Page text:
Jan 312013

Batman: The Dark Knight Returns, Part 2 is easily on par with Chris Nolan’s amazing live action movies with great action, some good drama with the aging Bruce Wayne and an epic fight sequence between Batman and Superman, including some nice little zingers they throw back and forth.




Batman: The Dark Knight Returns (2013)


Genre(s): Animation, Action, Adventure
Warner Bros. | PG13 – 76 min. – $24.98 | January 29, 2013

Directed by:
Jay Oliva
Writer(s): Frank Miller (graphic novel); Bob Goodman (screenplay)
Cast: Peter Weller, Ariel Winter, Michael Emerson, David Selby, Mark Valley

Featurettes, Bonus Cartoons, Digital Comic, DVD Copy, UltraViolet Digital Copy
Number of Discs: 2

Audio: English (DTS-HD MA 5.1), French (Dolby Digital 5.1), Spanish (Dolby Digital 5.1)
Video: 1080p/Widescreen 1.78
Subtitles: English SDH, French, Spanish
Disc Size: 25.8 GB
Codec: MPEG-4 AVC
Region(s): A, B, C


THE MOVIE – 4.5/5

Warning: This review contains spoilers!

When we last saw the Caped Crusader (voiced by PETER WELLER), he and new sidekick Carrie Kelley (ARIEL WINTER) filling the shoes of Robin, as they rid the streets of a notorious gang simply known as “The Mutants” and its grotesque and gruesome leader. However, with Commissioner Jim Gordon (DAVID SELBY) soon retiring and his replacement, Ellen Yindel (MARIA CANALS), is not so keen on vigilantism and upon taking office, makes it a priority to capture or kill Batman.

In Batman: The Dark Knight Returns, Part 2, we find the dystopian Gotham is in relative peace… until Batman’s old foe The Joker (MICHAEL EMERSON) has awoken from his catatonic state as Batman’s popularity rose amongst citizens and in the media. He makes his escape via his “feel good” doctor (MICHAEL MCKEAN) who gets The Joker a slot on a lake night talk show (host voiced by CONAN O’BRIEN) but he strikes by poisoning everybody. Batman attempts to thwart The Joker’s plans but he has his hands full with Gotham PD on his tail, ultimately relying on Robin to save his butt.

Meanwhile, The Joker is on the loose but not for long as he’s discovered at, where else, the fair grounds. Batman goes there and confronts the Clown Prince of Crime giving it his all to stop the madman while Robin tackles a couple of inflatable poisonous kids (they don’t explain it, so I won’t either). In a tunnel, Batman and Joker go mano-e-mano with Batman slowly losing control beating The Joker to a pulp. But his troubles aren’t over as the new commissioner and her squad are in place to take him in so, seriously wounded, Batman must once again rely on Robin to escape alive, albeit barely.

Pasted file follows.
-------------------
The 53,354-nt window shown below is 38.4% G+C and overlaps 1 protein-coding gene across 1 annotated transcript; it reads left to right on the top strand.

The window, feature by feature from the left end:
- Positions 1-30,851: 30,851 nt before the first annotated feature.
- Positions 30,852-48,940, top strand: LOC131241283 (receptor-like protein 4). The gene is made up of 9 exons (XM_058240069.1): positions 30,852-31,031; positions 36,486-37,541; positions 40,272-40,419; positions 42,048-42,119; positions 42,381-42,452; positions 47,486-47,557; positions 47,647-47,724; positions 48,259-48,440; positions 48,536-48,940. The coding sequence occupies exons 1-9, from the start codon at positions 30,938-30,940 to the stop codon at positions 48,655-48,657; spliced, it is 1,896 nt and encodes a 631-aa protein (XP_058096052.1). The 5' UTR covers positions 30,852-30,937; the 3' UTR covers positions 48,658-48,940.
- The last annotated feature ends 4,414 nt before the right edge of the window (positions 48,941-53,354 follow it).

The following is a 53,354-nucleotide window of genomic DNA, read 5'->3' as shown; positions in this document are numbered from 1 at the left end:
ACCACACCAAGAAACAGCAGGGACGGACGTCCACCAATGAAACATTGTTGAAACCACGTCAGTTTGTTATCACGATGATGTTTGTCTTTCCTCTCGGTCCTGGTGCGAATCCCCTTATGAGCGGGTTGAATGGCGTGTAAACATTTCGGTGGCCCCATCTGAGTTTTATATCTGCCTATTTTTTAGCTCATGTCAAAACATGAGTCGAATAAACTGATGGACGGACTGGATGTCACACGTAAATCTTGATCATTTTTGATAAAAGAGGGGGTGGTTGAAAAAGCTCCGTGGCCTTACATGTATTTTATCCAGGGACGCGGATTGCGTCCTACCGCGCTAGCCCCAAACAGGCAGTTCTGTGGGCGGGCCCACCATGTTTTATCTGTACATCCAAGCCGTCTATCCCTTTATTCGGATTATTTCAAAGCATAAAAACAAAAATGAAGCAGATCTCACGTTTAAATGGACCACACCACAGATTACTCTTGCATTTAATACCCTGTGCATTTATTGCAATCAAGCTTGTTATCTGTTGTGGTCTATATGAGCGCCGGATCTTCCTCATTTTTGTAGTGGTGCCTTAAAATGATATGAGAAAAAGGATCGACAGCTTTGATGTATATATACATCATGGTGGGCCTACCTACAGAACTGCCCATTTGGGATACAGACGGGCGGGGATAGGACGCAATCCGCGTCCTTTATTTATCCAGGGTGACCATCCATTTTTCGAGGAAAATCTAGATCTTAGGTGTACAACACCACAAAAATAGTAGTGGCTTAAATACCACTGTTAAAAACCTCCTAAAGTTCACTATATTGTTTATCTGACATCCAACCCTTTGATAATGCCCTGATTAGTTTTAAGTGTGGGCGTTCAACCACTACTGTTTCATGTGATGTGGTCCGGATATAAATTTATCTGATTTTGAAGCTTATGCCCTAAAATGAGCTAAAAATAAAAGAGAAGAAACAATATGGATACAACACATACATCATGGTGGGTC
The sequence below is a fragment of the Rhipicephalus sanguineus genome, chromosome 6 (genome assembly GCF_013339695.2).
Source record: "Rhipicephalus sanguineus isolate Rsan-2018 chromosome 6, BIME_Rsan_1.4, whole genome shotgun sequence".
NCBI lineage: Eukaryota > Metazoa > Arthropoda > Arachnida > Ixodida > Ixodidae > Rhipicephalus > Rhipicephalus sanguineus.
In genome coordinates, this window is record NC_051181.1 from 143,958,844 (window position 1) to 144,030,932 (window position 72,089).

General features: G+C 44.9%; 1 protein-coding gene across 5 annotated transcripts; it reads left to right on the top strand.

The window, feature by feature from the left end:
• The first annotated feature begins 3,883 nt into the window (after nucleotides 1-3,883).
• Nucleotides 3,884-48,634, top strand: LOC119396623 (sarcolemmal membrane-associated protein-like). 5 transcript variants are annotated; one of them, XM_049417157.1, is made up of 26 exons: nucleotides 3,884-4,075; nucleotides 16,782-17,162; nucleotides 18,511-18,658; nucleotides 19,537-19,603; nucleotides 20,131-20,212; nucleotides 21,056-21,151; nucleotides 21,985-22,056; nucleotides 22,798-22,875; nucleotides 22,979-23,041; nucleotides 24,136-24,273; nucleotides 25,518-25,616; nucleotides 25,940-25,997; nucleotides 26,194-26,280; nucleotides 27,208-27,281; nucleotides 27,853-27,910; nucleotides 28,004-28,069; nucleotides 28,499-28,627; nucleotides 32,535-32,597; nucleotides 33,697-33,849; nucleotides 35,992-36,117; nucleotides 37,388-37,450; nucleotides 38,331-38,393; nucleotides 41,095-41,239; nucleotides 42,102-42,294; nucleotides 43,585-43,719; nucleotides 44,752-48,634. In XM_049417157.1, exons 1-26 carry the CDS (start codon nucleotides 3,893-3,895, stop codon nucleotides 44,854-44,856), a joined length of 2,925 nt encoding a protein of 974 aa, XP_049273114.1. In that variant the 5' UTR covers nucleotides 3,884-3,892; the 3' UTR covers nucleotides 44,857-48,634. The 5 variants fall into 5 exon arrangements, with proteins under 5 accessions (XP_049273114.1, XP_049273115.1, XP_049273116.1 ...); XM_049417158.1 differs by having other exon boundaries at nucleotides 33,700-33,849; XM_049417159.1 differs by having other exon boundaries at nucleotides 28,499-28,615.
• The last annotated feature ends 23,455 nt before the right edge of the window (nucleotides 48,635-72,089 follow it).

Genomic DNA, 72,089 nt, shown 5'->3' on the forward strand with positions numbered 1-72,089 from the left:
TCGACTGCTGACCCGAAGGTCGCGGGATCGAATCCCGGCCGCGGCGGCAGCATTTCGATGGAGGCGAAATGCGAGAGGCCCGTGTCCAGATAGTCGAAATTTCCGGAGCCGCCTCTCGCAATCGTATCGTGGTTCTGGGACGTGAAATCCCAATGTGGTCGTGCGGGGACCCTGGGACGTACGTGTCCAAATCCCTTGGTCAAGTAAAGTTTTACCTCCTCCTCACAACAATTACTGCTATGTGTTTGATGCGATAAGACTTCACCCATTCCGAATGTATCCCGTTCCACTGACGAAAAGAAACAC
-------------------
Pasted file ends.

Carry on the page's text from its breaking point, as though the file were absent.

The film then goes into its third and final phase. During all of this, we find Superman (MARK VALLEY) working in conjunction with the United States government, and President Regan specifically, to gain an advantage over the Russians during a battle of a small island. But the President has other plans as well with Batman going rogue in Gotham causing havoc, he instructs the Man of Steel to stop Batman at all costs. This leads to the ultimate battle: the strength of Superman vs. the brain of Batman.

Batman: The Dark Knight Returns, Part 2 is an epic conclusion to a masterful 2-part animated action-packed suspense-thriller which, at this point, actually rivals Christopher Nolan’s brilliant live-action Batman movies (The Dark Knight included). Taken together, the two movies have a combined running time of around 140-minutes and seeing it all come together, the producers were right in splitting the two but now with both on Blu-ray/DVD, they provide for an amazing experience coming from this Batman fan.

As with the other films in the DC Universe Animated series, this also features a great cast of voice actors. First and foremost, Peter Well was perfect to play the aging, yet still gruff, Batman providing both drama as well as determination, Kevin Conroy is still the best but for this outing, Weller was the best choice; Ariel Winter, of “Modern Family” fame, doesn’t have a whole heck of a lot to do though she, like Weller, has nice determination behind her voice saving her boss’s butt on more than one occasion; Mark Valley (“Fringe”) does a solid job voicing the Man of Steel; and finally Michael Emerson is chilling as The Joker and a far cry from Mark Hamill’s most famous cackling version and while I do prefer Hamill’s voice vs. Emerson’s, it’s a good take on the character giving him a far more menacing vibe that works amazingly well for that environment.